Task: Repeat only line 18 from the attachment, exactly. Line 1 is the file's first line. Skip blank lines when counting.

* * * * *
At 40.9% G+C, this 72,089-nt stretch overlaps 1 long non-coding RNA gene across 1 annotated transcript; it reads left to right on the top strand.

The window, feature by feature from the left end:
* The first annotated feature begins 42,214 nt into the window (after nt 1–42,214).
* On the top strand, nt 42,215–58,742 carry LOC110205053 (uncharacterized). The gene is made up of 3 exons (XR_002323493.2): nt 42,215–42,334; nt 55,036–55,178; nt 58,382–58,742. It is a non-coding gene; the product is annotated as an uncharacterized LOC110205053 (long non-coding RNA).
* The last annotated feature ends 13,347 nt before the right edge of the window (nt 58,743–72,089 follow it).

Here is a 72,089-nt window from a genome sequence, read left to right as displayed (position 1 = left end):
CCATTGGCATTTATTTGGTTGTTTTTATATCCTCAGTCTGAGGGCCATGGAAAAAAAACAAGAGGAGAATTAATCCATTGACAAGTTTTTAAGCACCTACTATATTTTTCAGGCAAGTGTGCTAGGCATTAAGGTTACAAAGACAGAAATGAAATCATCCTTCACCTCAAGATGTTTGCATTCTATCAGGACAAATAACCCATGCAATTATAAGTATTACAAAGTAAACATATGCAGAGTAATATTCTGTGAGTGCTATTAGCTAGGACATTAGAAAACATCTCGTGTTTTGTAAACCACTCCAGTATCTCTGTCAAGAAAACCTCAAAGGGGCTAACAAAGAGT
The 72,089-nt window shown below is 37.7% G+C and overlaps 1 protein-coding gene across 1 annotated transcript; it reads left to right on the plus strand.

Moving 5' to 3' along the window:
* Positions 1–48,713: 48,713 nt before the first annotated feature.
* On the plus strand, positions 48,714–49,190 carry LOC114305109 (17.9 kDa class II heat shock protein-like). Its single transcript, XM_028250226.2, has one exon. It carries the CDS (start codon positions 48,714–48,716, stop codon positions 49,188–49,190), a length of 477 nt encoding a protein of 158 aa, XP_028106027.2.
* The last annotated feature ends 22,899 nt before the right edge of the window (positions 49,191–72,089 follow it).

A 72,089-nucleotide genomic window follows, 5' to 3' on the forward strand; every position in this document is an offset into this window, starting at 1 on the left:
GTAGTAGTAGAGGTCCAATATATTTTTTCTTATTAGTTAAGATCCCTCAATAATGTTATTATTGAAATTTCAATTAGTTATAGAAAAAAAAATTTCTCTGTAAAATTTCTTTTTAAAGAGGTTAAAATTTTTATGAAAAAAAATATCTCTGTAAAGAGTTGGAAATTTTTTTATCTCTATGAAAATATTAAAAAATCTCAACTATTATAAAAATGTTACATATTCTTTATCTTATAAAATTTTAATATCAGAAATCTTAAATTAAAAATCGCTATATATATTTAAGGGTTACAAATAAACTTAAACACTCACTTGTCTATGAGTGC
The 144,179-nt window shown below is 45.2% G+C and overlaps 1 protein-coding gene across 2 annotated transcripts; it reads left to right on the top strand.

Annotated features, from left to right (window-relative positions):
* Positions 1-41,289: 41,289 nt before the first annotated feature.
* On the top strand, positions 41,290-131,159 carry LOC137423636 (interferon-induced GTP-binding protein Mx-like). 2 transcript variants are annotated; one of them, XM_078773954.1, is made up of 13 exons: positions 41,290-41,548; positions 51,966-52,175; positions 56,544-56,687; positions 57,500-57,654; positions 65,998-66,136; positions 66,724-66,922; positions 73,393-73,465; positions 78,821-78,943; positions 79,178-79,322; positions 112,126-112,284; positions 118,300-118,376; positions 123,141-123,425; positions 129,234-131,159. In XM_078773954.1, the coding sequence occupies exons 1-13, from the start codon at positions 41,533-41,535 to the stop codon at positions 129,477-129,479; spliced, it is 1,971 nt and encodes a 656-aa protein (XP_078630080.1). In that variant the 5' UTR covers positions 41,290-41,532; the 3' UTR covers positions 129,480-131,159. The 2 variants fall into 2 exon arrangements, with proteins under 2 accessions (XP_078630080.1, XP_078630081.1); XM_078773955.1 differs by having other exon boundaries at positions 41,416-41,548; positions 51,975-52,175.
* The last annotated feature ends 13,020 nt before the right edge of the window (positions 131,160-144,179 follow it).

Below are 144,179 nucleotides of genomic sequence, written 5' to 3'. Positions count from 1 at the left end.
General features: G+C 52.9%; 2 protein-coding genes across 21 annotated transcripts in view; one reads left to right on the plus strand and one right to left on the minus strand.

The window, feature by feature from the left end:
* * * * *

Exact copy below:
* On the top strand, positions 41,290-131,159 carry LOC137423636 (interferon-induced GTP-binding protein Mx-like). 2 transcript variants are annotated; one of them, XM_078773954.1, is made up of 13 exons: positions 41,290-41,548; positions 51,966-52,175; positions 56,544-56,687; positions 57,500-57,654; positions 65,998-66,136; positions 66,724-66,922; positions 73,393-73,465; positions 78,821-78,943; positions 79,178-79,322; positions 112,126-112,284; positions 118,300-118,376; positions 123,141-123,425; positions 129,234-131,159. In XM_078773954.1, the coding sequence occupies exons 1-13, from the start codon at positions 41,533-41,535 to the stop codon at positions 129,477-129,479; spliced, it is 1,971 nt and encodes a 656-aa protein (XP_078630080.1). In that variant the 5' UTR covers positions 41,290-41,532; the 3' UTR covers positions 129,480-131,159. The 2 variants fall into 2 exon arrangements, with proteins under 2 accessions (XP_078630080.1, XP_078630081.1); XM_078773955.1 differs by having other exon boundaries at positions 41,416-41,548; positions 51,975-52,175.